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Please note that Mommsen uses the AUC chronology (Ab Urbe Condita), i.e. from the founding of the City of Rome. You can use this reference table to have the B.C. dates


IV. The Revolution

From: The History of Rome, by Theodor Mommsen
Translated with the sanction of the author by William Purdie Dickson

The History of Old Rome

Chapter VII - The Revolt of the Italian Subjects, and the Sulpician Revolution


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Page 58

The Sulpician Laws - Sulpicius Rufus

It was the tribune of the people Publius Sulpicius Rufus who in 666 proposed to the burgesses to declare that every senator, who owed more than 2000 -denarii- (82 pounds), should forfeit his seat in the senate; to grant to the burgesses condemned by non-free jury courts liberty to return home; to distribute the new burgesses among all the tribes, and likewise to allow the right of voting in all tribes to the freedmen. They were proposals which from the mouth of such a man were at least somewhat surprising. Publius Sulpicius Rufus (born in 630) owed his political importance not so much to his noble birth, his important connections, and his hereditary wealth, as to his remarkable oratorical talent, in which none of his contemporaries equalled him.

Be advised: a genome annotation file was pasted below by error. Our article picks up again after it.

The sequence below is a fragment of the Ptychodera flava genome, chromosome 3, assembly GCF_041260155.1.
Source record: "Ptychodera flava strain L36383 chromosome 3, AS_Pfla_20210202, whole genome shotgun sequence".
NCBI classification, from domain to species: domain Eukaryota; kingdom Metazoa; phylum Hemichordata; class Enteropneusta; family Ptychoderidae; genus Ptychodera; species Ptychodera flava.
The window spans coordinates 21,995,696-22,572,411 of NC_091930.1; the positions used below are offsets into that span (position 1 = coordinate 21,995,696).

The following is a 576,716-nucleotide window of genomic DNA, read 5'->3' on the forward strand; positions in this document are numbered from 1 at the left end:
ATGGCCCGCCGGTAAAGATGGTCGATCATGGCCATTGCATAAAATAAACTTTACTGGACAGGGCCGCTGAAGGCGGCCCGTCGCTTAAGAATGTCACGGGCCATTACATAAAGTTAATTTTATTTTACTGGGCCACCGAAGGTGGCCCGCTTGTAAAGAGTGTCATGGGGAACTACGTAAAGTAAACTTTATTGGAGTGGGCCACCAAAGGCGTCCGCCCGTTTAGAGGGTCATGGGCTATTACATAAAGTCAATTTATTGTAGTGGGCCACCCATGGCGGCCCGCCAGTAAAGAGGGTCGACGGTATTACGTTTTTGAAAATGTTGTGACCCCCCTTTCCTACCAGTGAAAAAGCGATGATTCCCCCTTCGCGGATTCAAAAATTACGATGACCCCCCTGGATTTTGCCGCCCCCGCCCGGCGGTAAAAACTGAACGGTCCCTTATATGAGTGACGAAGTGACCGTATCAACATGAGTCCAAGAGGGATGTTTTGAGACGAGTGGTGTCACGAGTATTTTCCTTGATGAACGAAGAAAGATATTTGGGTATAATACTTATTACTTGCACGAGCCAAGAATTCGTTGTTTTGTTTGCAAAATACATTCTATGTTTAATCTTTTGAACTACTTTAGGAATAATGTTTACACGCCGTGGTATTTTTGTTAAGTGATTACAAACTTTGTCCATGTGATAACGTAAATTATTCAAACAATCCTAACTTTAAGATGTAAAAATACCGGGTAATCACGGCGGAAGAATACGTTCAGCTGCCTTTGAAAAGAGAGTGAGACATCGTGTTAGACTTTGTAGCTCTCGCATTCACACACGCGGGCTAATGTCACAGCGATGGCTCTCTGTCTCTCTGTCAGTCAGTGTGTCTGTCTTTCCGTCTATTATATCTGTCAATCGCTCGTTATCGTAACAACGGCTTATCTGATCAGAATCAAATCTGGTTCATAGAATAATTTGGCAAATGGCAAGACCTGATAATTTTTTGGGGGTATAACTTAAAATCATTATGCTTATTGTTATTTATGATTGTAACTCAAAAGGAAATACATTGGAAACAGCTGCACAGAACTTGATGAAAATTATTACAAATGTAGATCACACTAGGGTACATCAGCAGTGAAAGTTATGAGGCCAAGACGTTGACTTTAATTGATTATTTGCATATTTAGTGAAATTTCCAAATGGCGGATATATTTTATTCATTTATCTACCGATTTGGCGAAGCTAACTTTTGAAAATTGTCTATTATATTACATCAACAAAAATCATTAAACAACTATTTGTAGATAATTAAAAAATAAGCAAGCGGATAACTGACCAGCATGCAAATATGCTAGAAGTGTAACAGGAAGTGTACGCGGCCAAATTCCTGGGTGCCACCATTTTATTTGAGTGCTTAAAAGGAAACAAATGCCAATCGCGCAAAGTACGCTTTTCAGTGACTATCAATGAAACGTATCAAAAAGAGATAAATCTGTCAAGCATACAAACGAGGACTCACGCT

His powerful voice, his lively gestures sometimes bordering on theatrical display, the luxuriant copiousness of his flow of words arrested, even if they did not convince, his hearers. As a partisan he was from the outset on the side of the senate, and his first public appearance (659) had been the impeachment of Norbanus who was mortally hated by the government party.(22)

22. Cf. IV. VI. The Equestrian Party

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